The Secret Feminist Cabal: A Cultural History of Science Fiction Feminisms is a gem of a book. Merrick explores the history of various feminisms in the context of SF/F, charting a history of feminist fandom spanning nearly a century. Like seriously? At one point, she talks about cosplay… in the 1930s.
For me as a reader, a feminist, and a blogger, this was all incredibly powerful. Writing for Hathor is amazing, and I think sometimes we bloggers feel like we somehow invented feminist critique of popular culture. To see concretely that we’re part of an ongoing tradition of fan-produced publications, a tradition extending to the waybacks of the 1920s, 30s, and 40s? That’s powerful, and really gratifying.
Merrick charts a trajectory from the then to the now, talking about mainstream fandom’s response to “femme fans,” the constant conflation of women’s presence in the genre as sexin’ it up, and fandom resistance to broadening the roles of women as fans and writers. What’s really cool about this is that she also highlights the contested nature of feminism during these decades, not shirking away from Marion Zimmer Bradley’s tempestuous comments on feminism, Anne McCaffrey’s Ship Who Sang and its heteronormativity, or the convoluted history of the Tiptree Awards. While this makes for a less than smooth narrative, Merrick does an amazing job of highlighting that all of these voices overlap in both timeline and genre passions. It’s also at times surprisingly funny, as sexist authors and editors get thoroughly served and retract their statements years after they voraciously objected to including women in SF/F.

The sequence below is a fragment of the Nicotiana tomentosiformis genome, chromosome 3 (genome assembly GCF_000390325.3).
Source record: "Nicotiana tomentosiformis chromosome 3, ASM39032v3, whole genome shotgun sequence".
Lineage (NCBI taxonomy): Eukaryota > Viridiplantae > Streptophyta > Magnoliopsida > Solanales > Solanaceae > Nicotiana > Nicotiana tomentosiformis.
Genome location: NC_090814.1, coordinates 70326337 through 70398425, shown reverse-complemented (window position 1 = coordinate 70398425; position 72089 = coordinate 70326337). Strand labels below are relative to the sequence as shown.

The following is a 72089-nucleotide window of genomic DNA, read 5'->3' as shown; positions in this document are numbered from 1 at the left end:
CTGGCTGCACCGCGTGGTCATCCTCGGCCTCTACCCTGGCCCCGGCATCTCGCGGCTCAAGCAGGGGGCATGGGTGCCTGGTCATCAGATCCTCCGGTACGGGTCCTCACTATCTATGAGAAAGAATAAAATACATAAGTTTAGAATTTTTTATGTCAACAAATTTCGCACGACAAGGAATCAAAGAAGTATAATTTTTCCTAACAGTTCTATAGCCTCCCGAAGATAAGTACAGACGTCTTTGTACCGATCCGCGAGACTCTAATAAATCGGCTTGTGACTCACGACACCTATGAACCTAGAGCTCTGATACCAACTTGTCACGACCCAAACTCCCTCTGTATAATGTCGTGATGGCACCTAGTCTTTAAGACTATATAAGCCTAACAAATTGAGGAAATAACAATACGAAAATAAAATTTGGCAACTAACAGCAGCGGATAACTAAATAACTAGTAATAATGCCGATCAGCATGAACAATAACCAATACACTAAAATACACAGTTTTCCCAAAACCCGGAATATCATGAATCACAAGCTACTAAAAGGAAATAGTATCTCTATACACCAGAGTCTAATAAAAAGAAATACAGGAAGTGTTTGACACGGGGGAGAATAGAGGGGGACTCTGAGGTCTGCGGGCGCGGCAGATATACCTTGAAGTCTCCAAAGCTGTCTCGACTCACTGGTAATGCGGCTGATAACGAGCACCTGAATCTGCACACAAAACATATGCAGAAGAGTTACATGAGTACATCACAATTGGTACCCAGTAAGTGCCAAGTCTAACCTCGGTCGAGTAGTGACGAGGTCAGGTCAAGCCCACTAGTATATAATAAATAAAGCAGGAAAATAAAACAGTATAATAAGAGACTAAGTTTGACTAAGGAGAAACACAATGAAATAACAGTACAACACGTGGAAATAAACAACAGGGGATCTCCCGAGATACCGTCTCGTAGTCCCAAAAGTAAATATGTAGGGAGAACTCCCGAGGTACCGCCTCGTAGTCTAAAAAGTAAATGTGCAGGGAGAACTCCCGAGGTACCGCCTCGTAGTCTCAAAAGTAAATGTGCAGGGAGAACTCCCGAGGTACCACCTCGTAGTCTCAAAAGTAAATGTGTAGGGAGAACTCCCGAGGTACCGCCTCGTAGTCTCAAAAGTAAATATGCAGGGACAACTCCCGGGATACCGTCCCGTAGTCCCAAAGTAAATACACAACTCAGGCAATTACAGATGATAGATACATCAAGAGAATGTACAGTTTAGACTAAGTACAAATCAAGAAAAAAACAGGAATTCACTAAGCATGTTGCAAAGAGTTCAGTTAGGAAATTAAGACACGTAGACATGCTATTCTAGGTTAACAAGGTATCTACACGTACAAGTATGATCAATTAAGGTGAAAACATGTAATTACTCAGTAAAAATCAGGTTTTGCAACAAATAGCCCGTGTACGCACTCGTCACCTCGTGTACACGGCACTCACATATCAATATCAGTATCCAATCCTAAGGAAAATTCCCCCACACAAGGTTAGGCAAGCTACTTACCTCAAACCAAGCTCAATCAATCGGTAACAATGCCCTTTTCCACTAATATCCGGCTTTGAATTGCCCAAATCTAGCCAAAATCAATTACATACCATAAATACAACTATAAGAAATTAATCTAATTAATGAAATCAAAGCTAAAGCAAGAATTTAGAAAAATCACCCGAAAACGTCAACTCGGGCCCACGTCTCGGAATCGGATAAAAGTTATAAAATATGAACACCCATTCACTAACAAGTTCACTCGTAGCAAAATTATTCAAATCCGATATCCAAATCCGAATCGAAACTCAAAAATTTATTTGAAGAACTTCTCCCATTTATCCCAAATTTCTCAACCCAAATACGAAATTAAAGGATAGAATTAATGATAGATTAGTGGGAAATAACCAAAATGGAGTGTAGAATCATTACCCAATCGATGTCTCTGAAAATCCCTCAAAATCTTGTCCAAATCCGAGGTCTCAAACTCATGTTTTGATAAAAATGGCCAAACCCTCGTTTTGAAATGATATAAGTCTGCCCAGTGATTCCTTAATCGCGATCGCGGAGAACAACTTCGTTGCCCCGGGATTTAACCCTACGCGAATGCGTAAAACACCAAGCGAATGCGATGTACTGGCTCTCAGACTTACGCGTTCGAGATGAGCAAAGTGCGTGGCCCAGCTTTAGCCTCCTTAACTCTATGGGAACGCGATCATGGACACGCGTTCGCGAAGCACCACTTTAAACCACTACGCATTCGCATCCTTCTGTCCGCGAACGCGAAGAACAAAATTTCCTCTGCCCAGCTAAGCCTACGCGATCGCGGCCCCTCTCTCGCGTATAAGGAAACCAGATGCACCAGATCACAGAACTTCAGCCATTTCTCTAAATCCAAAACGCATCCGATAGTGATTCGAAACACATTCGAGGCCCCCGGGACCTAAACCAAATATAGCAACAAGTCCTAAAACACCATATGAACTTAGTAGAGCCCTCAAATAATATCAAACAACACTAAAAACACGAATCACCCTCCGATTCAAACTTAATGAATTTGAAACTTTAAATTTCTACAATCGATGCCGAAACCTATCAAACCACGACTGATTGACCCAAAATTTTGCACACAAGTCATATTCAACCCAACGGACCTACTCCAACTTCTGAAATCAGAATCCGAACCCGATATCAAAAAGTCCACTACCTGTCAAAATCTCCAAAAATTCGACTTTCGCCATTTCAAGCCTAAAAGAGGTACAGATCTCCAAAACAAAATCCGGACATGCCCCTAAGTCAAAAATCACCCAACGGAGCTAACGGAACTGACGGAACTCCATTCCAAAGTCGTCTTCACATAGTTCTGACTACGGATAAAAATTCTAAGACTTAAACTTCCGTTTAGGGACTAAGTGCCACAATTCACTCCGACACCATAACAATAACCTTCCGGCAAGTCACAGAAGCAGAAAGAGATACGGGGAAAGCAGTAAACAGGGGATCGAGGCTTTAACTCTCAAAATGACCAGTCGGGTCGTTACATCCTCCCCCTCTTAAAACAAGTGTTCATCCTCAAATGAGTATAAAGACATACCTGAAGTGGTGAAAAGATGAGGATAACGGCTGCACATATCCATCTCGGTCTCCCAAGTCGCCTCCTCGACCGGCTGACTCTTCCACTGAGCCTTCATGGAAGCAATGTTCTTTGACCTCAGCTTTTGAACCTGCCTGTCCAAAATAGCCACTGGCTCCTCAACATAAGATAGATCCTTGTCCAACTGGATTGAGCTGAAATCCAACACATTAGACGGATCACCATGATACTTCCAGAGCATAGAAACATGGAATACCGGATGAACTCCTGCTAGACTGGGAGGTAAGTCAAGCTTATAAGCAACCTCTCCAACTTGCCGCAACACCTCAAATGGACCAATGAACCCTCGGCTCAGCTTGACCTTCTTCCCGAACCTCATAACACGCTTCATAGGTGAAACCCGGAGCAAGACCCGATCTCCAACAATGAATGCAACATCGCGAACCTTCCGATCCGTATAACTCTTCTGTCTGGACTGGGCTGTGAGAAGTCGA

Merrick concludes with a chapter entitled “Beyond Gender,” which I especially appreciated because of its introducing the many concerns of SF/F feminism, including cyborgs, bodies and technology, bodies IN technology, disability studies, anti-racism work, etc.
I’m not gonna lie — I originally picked this up for my comprehensive exams, and was mostly jazzed because of Merrick’s amazing, incisive, and concise historiography. As I read, I found myself noting both theoretical texts and fiction that I knew I had to read. Merrick’s greatest strength is how accessible this work is — I engaged with it as both a fan and an academic, and realized partway through that Merrick was writing to participate in the grand tradition of SF/F theory crossing from the academy into fandom and vice versa, meaning that she’s writing to both fans and academics. It is the rare text that is able to speak so clearly to both of these worlds.